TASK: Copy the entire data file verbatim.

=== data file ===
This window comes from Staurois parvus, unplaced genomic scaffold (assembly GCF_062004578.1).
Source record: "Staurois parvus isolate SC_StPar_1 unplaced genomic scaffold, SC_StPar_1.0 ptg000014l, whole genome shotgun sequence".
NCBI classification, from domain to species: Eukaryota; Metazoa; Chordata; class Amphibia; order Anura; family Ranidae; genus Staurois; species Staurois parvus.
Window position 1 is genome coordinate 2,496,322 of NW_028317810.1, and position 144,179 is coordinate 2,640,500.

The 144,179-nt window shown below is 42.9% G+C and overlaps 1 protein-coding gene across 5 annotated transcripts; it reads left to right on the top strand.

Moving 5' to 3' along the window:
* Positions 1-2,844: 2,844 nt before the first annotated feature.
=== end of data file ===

This window comes from Staurois parvus, unplaced genomic scaffold (assembly GCF_062004578.1).
Source record: "Staurois parvus isolate SC_StPar_1 unplaced genomic scaffold, SC_StPar_1.0 ptg000014l, whole genome shotgun sequence".
NCBI classification, from domain to species: Eukaryota; Metazoa; Chordata; class Amphibia; order Anura; family Ranidae; genus Staurois; species Staurois parvus.
Window position 1 is genome coordinate 2,496,322 of NW_028317810.1, and position 144,179 is coordinate 2,640,500.

The 144,179-nt window shown below is 42.9% G+C and overlaps 1 protein-coding gene across 5 annotated transcripts; it reads left to right on the top strand.

Moving 5' to 3' along the window:
* Positions 1-2,844: 2,844 nt before the first annotated feature.